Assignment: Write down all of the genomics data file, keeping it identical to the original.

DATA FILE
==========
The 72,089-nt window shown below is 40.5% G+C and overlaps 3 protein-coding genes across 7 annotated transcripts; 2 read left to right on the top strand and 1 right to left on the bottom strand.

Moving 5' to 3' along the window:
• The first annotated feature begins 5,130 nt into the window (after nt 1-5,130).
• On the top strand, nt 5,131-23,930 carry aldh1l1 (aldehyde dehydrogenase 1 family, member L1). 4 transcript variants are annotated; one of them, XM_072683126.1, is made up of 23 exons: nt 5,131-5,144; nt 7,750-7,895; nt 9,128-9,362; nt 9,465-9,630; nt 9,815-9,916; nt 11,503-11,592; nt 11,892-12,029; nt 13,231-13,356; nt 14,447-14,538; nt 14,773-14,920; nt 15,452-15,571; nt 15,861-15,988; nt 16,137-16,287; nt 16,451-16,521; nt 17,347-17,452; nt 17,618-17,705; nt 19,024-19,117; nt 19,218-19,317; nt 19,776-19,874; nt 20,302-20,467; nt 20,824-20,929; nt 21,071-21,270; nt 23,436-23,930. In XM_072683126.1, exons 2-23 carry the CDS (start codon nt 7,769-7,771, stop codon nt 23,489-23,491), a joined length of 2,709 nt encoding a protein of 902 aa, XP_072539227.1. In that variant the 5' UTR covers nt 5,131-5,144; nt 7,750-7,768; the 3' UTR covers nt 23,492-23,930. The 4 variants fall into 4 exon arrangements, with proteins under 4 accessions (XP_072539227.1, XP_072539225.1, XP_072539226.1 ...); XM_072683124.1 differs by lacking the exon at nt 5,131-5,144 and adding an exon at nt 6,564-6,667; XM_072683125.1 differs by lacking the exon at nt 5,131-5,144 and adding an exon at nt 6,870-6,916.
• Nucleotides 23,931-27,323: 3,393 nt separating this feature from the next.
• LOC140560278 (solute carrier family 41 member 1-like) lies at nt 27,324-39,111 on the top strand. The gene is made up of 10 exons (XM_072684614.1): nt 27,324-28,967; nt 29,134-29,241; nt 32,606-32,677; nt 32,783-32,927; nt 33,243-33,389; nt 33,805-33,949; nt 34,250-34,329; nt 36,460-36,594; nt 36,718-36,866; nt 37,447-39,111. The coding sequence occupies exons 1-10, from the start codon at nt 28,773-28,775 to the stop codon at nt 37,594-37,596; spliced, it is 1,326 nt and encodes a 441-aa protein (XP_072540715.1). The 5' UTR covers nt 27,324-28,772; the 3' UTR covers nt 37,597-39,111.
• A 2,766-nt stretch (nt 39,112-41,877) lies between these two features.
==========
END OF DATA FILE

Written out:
The 72,089-nt window shown below is 40.5% G+C and overlaps 3 protein-coding genes across 7 annotated transcripts; 2 read left to right on the top strand and 1 right to left on the bottom strand.

Moving 5' to 3' along the window:
• The first annotated feature begins 5,130 nt into the window (after nt 1-5,130).
• On the top strand, nt 5,131-23,930 carry aldh1l1 (aldehyde dehydrogenase 1 family, member L1). 4 transcript variants are annotated; one of them, XM_072683126.1, is made up of 23 exons: nt 5,131-5,144; nt 7,750-7,895; nt 9,128-9,362; nt 9,465-9,630; nt 9,815-9,916; nt 11,503-11,592; nt 11,892-12,029; nt 13,231-13,356; nt 14,447-14,538; nt 14,773-14,920; nt 15,452-15,571; nt 15,861-15,988; nt 16,137-16,287; nt 16,451-16,521; nt 17,347-17,452; nt 17,618-17,705; nt 19,024-19,117; nt 19,218-19,317; nt 19,776-19,874; nt 20,302-20,467; nt 20,824-20,929; nt 21,071-21,270; nt 23,436-23,930. In XM_072683126.1, exons 2-23 carry the CDS (start codon nt 7,769-7,771, stop codon nt 23,489-23,491), a joined length of 2,709 nt encoding a protein of 902 aa, XP_072539227.1. In that variant the 5' UTR covers nt 5,131-5,144; nt 7,750-7,768; the 3' UTR covers nt 23,492-23,930. The 4 variants fall into 4 exon arrangements, with proteins under 4 accessions (XP_072539227.1, XP_072539225.1, XP_072539226.1 ...); XM_072683124.1 differs by lacking the exon at nt 5,131-5,144 and adding an exon at nt 6,564-6,667; XM_072683125.1 differs by lacking the exon at nt 5,131-5,144 and adding an exon at nt 6,870-6,916.
• Nucleotides 23,931-27,323: 3,393 nt separating this feature from the next.
• LOC140560278 (solute carrier family 41 member 1-like) lies at nt 27,324-39,111 on the top strand. The gene is made up of 10 exons (XM_072684614.1): nt 27,324-28,967; nt 29,134-29,241; nt 32,606-32,677; nt 32,783-32,927; nt 33,243-33,389; nt 33,805-33,949; nt 34,250-34,329; nt 36,460-36,594; nt 36,718-36,866; nt 37,447-39,111. The coding sequence occupies exons 1-10, from the start codon at nt 28,773-28,775 to the stop codon at nt 37,594-37,596; spliced, it is 1,326 nt and encodes a 441-aa protein (XP_072540715.1). The 5' UTR covers nt 27,324-28,772; the 3' UTR covers nt 37,597-39,111.
• A 2,766-nt stretch (nt 39,112-41,877) lies between these two features.